infection

Via KFOR
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Some people carry a hair tie wherever they go by wearing on their wrist like a bracelet. While it is extremely rare, a tight hair tie around the wrist could cause an infection like it did for Audree Kopp in Philadelphia. This infection didn't respond well to antibiotics so it led to surgery. If she had let it go on longer it could have led to sepsis, when an infection gets into the bloodstream.

While this kind of infection is unlikely, the result is alarming enough to make someone with long hair think twice about how they want to carry their hair ties with them.

Infection of The Day: The World Health Organizations is Pretty Sure You Have Herpes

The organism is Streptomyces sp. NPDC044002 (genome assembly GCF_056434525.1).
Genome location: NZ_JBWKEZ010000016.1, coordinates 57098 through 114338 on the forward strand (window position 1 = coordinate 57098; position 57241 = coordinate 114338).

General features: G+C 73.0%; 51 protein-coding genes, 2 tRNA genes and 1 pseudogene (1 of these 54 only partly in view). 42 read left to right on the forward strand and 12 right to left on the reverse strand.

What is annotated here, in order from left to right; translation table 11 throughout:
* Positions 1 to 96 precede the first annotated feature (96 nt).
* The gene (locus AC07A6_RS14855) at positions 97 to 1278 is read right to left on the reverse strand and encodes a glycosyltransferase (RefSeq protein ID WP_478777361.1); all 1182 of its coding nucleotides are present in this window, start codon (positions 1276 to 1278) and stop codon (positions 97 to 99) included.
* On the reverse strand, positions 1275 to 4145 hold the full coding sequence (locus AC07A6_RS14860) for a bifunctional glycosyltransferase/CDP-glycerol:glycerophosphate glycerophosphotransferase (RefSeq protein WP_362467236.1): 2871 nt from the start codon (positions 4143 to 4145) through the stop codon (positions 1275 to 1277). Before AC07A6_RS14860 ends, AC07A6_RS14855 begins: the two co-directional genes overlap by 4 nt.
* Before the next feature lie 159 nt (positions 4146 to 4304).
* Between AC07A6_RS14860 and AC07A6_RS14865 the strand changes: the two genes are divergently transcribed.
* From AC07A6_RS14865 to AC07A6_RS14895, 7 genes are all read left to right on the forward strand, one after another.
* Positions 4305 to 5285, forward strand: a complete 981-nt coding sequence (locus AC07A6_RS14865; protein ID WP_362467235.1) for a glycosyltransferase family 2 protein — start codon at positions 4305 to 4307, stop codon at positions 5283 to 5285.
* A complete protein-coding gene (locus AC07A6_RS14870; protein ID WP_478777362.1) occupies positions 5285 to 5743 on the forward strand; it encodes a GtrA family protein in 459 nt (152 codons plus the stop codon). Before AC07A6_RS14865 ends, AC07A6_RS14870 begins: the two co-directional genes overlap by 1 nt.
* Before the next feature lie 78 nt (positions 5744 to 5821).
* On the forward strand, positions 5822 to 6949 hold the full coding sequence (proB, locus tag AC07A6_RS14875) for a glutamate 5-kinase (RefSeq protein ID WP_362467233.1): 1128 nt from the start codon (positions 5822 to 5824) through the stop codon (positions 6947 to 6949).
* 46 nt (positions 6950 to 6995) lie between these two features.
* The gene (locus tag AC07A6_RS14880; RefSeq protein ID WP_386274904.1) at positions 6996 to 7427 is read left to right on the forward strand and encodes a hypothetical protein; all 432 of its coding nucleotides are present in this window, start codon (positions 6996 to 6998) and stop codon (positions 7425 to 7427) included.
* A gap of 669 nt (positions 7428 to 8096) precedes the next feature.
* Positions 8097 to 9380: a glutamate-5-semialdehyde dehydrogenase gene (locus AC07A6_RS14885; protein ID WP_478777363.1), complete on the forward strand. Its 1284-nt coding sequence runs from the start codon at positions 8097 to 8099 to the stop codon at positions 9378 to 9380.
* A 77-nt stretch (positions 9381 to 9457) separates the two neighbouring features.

Via WHO
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You probably, maybe, definitely have herpes. And there's nothing you can do about it.

According to a report from the World Health Organization, about 67 percent of the world's population, or 3.7 billion people under the age of 50, have herpes simplex virus type 1 (HSV-1).

That's the mouth kind of herpes. You know, the one that gives you a cold sore.

Not so fast though! HSV-1 can also spread to the genitals.

"The new estimates highlight, however, that HSV-1 is also an important cause of genital herpes. Some 140 million people aged 15-49 years are infected with genital HSV-1 infection, primarily in the Americas, Europe and Western Pacific. Fewer people in high-income countries are becoming infected with HSV-1 as children, likely due to better hygiene and living conditions, and are instead at risk of contracting it genitally through oral sex after they become sexually active."

In January, estimates showed that 417 million people aged 15-49 years have HSV-2, which causes genital herpes.

So adding those numbers together...over half a billion people have some form of herpes.